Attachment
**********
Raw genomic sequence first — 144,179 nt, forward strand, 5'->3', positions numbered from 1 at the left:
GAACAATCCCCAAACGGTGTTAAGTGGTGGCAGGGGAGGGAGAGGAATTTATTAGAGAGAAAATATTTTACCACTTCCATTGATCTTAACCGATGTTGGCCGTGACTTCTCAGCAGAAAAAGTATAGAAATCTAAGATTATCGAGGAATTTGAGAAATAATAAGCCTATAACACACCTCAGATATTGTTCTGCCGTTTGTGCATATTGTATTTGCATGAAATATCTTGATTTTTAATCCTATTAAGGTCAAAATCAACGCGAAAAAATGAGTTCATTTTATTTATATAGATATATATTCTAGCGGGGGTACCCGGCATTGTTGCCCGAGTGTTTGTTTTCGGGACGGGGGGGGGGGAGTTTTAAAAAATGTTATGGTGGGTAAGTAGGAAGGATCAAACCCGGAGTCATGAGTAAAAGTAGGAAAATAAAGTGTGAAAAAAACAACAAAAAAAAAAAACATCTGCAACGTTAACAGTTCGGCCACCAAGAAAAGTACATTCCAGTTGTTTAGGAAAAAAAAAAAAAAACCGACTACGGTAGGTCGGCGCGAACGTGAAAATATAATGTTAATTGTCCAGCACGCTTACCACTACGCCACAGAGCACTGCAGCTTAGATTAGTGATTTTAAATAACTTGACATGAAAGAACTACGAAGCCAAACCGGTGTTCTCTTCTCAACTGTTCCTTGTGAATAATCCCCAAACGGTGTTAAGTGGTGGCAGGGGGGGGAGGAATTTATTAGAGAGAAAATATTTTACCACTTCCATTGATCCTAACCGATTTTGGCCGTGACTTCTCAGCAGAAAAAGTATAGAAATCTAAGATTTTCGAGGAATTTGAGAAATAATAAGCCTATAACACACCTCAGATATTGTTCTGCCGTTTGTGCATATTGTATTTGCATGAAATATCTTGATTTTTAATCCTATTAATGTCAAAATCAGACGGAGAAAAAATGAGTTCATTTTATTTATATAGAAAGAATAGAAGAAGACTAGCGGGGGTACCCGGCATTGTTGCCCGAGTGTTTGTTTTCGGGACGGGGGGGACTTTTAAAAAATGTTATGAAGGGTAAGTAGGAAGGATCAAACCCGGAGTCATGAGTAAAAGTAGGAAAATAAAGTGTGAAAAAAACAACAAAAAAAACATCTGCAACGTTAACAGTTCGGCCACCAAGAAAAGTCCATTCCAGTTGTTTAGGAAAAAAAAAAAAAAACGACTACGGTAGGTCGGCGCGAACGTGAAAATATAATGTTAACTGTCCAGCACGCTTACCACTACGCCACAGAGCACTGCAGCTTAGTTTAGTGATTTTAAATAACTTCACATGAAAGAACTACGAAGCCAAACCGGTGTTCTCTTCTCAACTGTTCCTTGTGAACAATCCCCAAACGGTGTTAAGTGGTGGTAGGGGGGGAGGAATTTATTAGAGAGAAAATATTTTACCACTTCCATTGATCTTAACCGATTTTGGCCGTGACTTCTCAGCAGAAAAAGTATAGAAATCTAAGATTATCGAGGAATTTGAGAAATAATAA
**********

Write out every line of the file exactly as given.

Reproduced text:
Raw genomic sequence first — 144,179 nt, forward strand, 5'->3', positions numbered from 1 at the left:
GAACAATCCCCAAACGGTGTTAAGTGGTGGCAGGGGAGGGAGAGGAATTTATTAGAGAGAAAATATTTTACCACTTCCATTGATCTTAACCGATGTTGGCCGTGACTTCTCAGCAGAAAAAGTATAGAAATCTAAGATTATCGAGGAATTTGAGAAATAATAAGCCTATAACACACCTCAGATATTGTTCTGCCGTTTGTGCATATTGTATTTGCATGAAATATCTTGATTTTTAATCCTATTAAGGTCAAAATCAACGCGAAAAAATGAGTTCATTTTATTTATATAGATATATATTCTAGCGGGGGTACCCGGCATTGTTGCCCGAGTGTTTGTTTTCGGGACGGGGGGGGGGGAGTTTTAAAAAATGTTATGGTGGGTAAGTAGGAAGGATCAAACCCGGAGTCATGAGTAAAAGTAGGAAAATAAAGTGTGAAAAAAACAACAAAAAAAAAAAACATCTGCAACGTTAACAGTTCGGCCACCAAGAAAAGTACATTCCAGTTGTTTAGGAAAAAAAAAAAAAAACCGACTACGGTAGGTCGGCGCGAACGTGAAAATATAATGTTAATTGTCCAGCACGCTTACCACTACGCCACAGAGCACTGCAGCTTAGATTAGTGATTTTAAATAACTTGACATGAAAGAACTACGAAGCCAAACCGGTGTTCTCTTCTCAACTGTTCCTTGTGAATAATCCCCAAACGGTGTTAAGTGGTGGCAGGGGGGGGAGGAATTTATTAGAGAGAAAATATTTTACCACTTCCATTGATCCTAACCGATTTTGGCCGTGACTTCTCAGCAGAAAAAGTATAGAAATCTAAGATTTTCGAGGAATTTGAGAAATAATAAGCCTATAACACACCTCAGATATTGTTCTGCCGTTTGTGCATATTGTATTTGCATGAAATATCTTGATTTTTAATCCTATTAATGTCAAAATCAGACGGAGAAAAAATGAGTTCATTTTATTTATATAGAAAGAATAGAAGAAGACTAGCGGGGGTACCCGGCATTGTTGCCCGAGTGTTTGTTTTCGGGACGGGGGGGACTTTTAAAAAATGTTATGAAGGGTAAGTAGGAAGGATCAAACCCGGAGTCATGAGTAAAAGTAGGAAAATAAAGTGTGAAAAAAACAACAAAAAAAACATCTGCAACGTTAACAGTTCGGCCACCAAGAAAAGTCCATTCCAGTTGTTTAGGAAAAAAAAAAAAAAACGACTACGGTAGGTCGGCGCGAACGTGAAAATATAATGTTAACTGTCCAGCACGCTTACCACTACGCCACAGAGCACTGCAGCTTAGTTTAGTGATTTTAAATAACTTCACATGAAAGAACTACGAAGCCAAACCGGTGTTCTCTTCTCAACTGTTCCTTGTGAACAATCCCCAAACGGTGTTAAGTGGTGGTAGGGGGGGAGGAATTTATTAGAGAGAAAATATTTTACCACTTCCATTGATCTTAACCGATTTTGGCCGTGACTTCTCAGCAGAAAAAGTATAGAAATCTAAGATTATCGAGGAATTTGAGAAATAATAA